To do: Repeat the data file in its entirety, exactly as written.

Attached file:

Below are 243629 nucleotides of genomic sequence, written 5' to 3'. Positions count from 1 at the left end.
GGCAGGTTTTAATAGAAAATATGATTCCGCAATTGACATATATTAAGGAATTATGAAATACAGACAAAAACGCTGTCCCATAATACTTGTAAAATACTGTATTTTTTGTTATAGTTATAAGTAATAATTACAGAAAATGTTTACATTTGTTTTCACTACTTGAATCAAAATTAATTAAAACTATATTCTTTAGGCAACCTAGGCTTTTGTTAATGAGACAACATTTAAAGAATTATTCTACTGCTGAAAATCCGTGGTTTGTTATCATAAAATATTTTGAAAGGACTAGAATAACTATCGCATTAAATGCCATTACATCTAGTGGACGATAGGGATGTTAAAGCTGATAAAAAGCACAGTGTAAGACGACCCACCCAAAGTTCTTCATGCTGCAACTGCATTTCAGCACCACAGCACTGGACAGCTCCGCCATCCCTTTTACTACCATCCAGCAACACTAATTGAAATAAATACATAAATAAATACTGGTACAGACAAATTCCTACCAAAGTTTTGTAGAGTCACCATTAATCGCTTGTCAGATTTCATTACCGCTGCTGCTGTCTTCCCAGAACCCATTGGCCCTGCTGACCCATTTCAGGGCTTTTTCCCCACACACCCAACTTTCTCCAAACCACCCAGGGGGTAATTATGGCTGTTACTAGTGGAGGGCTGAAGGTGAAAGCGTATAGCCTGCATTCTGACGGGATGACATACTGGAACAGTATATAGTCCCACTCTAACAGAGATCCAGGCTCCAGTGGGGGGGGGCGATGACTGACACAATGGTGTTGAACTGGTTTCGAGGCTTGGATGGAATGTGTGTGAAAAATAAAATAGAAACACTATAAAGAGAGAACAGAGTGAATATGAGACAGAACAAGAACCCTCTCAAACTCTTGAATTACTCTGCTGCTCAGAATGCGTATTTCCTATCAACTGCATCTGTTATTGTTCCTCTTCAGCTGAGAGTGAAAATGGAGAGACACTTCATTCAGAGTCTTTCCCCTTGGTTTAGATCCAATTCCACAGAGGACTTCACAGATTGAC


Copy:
Below are 243629 nucleotides of genomic sequence, written 5' to 3'. Positions count from 1 at the left end.
GGCAGGTTTTAATAGAAAATATGATTCCGCAATTGACATATATTAAGGAATTATGAAATACAGACAAAAACGCTGTCCCATAATACTTGTAAAATACTGTATTTTTTGTTATAGTTATAAGTAATAATTACAGAAAATGTTTACATTTGTTTTCACTACTTGAATCAAAATTAATTAAAACTATATTCTTTAGGCAACCTAGGCTTTTGTTAATGAGACAACATTTAAAGAATTATTCTACTGCTGAAAATCCGTGGTTTGTTATCATAAAATATTTTGAAAGGACTAGAATAACTATCGCATTAAATGCCATTACATCTAGTGGACGATAGGGATGTTAAAGCTGATAAAAAGCACAGTGTAAGACGACCCACCCAAAGTTCTTCATGCTGCAACTGCATTTCAGCACCACAGCACTGGACAGCTCCGCCATCCCTTTTACTACCATCCAGCAACACTAATTGAAATAAATACATAAATAAATACTGGTACAGACAAATTCCTACCAAAGTTTTGTAGAGTCACCATTAATCGCTTGTCAGATTTCATTACCGCTGCTGCTGTCTTCCCAGAACCCATTGGCCCTGCTGACCCATTTCAGGGCTTTTTCCCCACACACCCAACTTTCTCCAAACCACCCAGGGGGTAATTATGGCTGTTACTAGTGGAGGGCTGAAGGTGAAAGCGTATAGCCTGCATTCTGACGGGATGACATACTGGAACAGTATATAGTCCCACTCTAACAGAGATCCAGGCTCCAGTGGGGGGGGGCGATGACTGACACAATGGTGTTGAACTGGTTTCGAGGCTTGGATGGAATGTGTGTGAAAAATAAAATAGAAACACTATAAAGAGAGAACAGAGTGAATATGAGACAGAACAAGAACCCTCTCAAACTCTTGAATTACTCTGCTGCTCAGAATGCGTATTTCCTATCAACTGCATCTGTTATTGTTCCTCTTCAGCTGAGAGTGAAAATGGAGAGACACTTCATTCAGAGTCTTTCCCCTTGGTTTAGATCCAATTCCACAGAGGACTTCACAGATTGAC